A bronze baby elephant sculpture has been chosen as the preferred memorial for Edinburgh’s Princes Street Gardens by parents affected by historic practices at Mortonhall Crematorium.
The sculpture, which will be created by renowned Kelpies sculptor Andy Scott, will stand approximately two metres high and be embossed with a coat of forget-me-not flowers to reinforce that the city will not forget.
Small footprints will be shown leading up to the elephant’s trunk, which is curved as if cradling an invisible infant. The nature of the memorial will be simply described in an inscription along the plinth.
A memorial garden was opened at Mortonhall Crematorium in December 2015 but some parents felt they could not return so a second memorial site in West Princes Street Gardens was identified.
Parents were asked to decide between the elephant design and a rocking horse design with the elephant being the popular choice. Andy and his team will now work on the memorial which will take up to a year to create and install.
Councillor Lesley Macinnes, Environment Convener for the City of Edinburgh Council, said: “We needed to reflect the wishes of those affected parents who felt a second memorial should be created in addition to the tranquil walled garden at Mortonhall as they felt unable to go back to the crematorium.
“The baby elephant design is very fitting as it shows Edinburgh will not forget what happened in the past and the site in West Princes Street Gardens will give affected parents and other visitors to the city a place for quiet reflection.”
Sculptor Andy Scott said: “I am deeply humbled to undertake this memorial sculpture for the affected parents of Mortonhall. I have tried to encapsulate emotions of grief and loss but with a sense of uplifting hope for the future.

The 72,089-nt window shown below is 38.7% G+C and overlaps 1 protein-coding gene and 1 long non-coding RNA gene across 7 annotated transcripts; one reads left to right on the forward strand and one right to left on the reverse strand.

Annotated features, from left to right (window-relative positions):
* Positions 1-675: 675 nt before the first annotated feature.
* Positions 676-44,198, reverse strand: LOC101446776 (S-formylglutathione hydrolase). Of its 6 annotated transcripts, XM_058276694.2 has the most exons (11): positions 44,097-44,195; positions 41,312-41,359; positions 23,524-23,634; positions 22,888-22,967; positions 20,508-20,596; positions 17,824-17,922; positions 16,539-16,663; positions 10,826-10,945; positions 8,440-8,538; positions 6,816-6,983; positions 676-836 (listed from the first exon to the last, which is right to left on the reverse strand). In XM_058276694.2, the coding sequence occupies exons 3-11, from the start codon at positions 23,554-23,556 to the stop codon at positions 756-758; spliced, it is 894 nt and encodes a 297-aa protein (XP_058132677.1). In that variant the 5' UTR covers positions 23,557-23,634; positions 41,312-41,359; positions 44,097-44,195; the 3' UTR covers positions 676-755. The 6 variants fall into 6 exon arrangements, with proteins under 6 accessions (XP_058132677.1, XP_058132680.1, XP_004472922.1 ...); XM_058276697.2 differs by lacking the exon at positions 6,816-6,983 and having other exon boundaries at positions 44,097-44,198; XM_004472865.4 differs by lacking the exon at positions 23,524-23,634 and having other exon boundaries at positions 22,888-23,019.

“The sculpture echoes the adage ‘elephants never forget’ and I hope that the approachable simplicity of the sculpture coupled with its engraved surface of Forget-Me-Not flowers will create a fitting memorial. I hope the sculpture is used: played with, hugged, and loved, and it will be sculpted to invite interaction of both grown-ups and children.”
Nicola Welsh, Chief Executive SANDS Lothians, said: “SANDS Lothians are pleased to learn the work on this memorial will start to take shape. We are happy to be working in partnership with the City of Edinburgh Council on this project and hope it will be a peaceful place to remember, reflect and gather for Mortonhall affected families, all bereaved parents and visitors to the city.
“The memorial will be a lasting legacy and reminder that all our babies are never forgotten and nor are the families. We would like to remind affected families that our one to one befriending and counselling is available to anyone who needs support. An elephant never forgets and neither do we”
Sara Fitzsimmons, Executive Charity Director SiMBA, said: “As a representative of SiMBA I was on the Multi Agency Working Group from the outset and through this I was able to be a voice for the parents, and also give some reassurance to those same parents that although extremely difficult throughout the investigation, that progress was being made.
“The memorial garden at Mortonhall was welcomed by some parents, but for those who voiced that they may never be able to return to Mortonhall; the baby elephant sculpture by Andy Scott, in Princes Street Gardens will finally give parents a place to visit. We understand that this has been an extremely difficult journey for all involved, SiMBA will continue to offer support as and where we can.”
Dame Elish Angiolini’s report into the historic practices was published in 2014 and contained 22 recommendations. A Multi-Agency Working Group was set up by the Council and an action plan produced which has resulted in all the recommendations being fully implemented.
SANDS Lothians and SiMBA can provide support to families:
To access SANDS Lothians please contact email@example.com or call 0131 622 6263.
To access SiMBA please contact www.simbacharity.org.uk/support or call 01368 860141 Monday to Friday 9am – 5pm.